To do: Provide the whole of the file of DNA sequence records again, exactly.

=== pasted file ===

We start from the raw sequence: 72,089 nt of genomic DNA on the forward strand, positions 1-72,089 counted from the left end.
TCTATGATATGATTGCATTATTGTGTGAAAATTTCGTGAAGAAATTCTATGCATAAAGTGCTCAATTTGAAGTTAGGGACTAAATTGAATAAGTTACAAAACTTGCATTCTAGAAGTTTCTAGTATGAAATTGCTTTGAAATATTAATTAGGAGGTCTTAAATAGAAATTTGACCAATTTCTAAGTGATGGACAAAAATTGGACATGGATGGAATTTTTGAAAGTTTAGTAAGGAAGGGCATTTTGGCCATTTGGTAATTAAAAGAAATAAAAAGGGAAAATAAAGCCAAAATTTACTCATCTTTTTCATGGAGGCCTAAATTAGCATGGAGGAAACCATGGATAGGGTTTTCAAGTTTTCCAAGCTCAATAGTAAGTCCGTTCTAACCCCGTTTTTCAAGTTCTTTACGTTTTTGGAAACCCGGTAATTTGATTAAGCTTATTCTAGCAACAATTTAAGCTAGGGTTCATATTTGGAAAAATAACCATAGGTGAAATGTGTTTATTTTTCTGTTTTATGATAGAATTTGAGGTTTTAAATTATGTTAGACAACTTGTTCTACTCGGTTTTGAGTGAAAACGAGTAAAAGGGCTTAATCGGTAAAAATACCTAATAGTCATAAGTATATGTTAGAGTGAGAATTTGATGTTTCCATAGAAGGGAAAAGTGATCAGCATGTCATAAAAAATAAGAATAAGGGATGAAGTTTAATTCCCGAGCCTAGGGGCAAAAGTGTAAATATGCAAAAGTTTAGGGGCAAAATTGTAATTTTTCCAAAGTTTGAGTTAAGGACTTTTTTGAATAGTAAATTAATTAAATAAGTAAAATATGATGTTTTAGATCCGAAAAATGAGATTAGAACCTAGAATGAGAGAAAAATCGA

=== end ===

We start from the raw sequence: 72,089 nt of genomic DNA on the forward strand, positions 1-72,089 counted from the left end.
TCTATGATATGATTGCATTATTGTGTGAAAATTTCGTGAAGAAATTCTATGCATAAAGTGCTCAATTTGAAGTTAGGGACTAAATTGAATAAGTTACAAAACTTGCATTCTAGAAGTTTCTAGTATGAAATTGCTTTGAAATATTAATTAGGAGGTCTTAAATAGAAATTTGACCAATTTCTAAGTGATGGACAAAAATTGGACATGGATGGAATTTTTGAAAGTTTAGTAAGGAAGGGCATTTTGGCCATTTGGTAATTAAAAGAAATAAAAAGGGAAAATAAAGCCAAAATTTACTCATCTTTTTCATGGAGGCCTAAATTAGCATGGAGGAAACCATGGATAGGGTTTTCAAGTTTTCCAAGCTCAATAGTAAGTCCGTTCTAACCCCGTTTTTCAAGTTCTTTACGTTTTTGGAAACCCGGTAATTTGATTAAGCTTATTCTAGCAACAATTTAAGCTAGGGTTCATATTTGGAAAAATAACCATAGGTGAAATGTGTTTATTTTTCTGTTTTATGATAGAATTTGAGGTTTTAAATTATGTTAGACAACTTGTTCTACTCGGTTTTGAGTGAAAACGAGTAAAAGGGCTTAATCGGTAAAAATACCTAATAGTCATAAGTATATGTTAGAGTGAGAATTTGATGTTTCCATAGAAGGGAAAAGTGATCAGCATGTCATAAAAAATAAGAATAAGGGATGAAGTTTAATTCCCGAGCCTAGGGGCAAAAGTGTAAATATGCAAAAGTTTAGGGGCAAAATTGTAATTTTTCCAAAGTTTGAGTTAAGGACTTTTTTGAATAGTAAATTAATTAAATAAGTAAAATATGATGTTTTAGATCCGAAAAATGAGATTAGAACCTAGAATGAGAGAAAAATCGA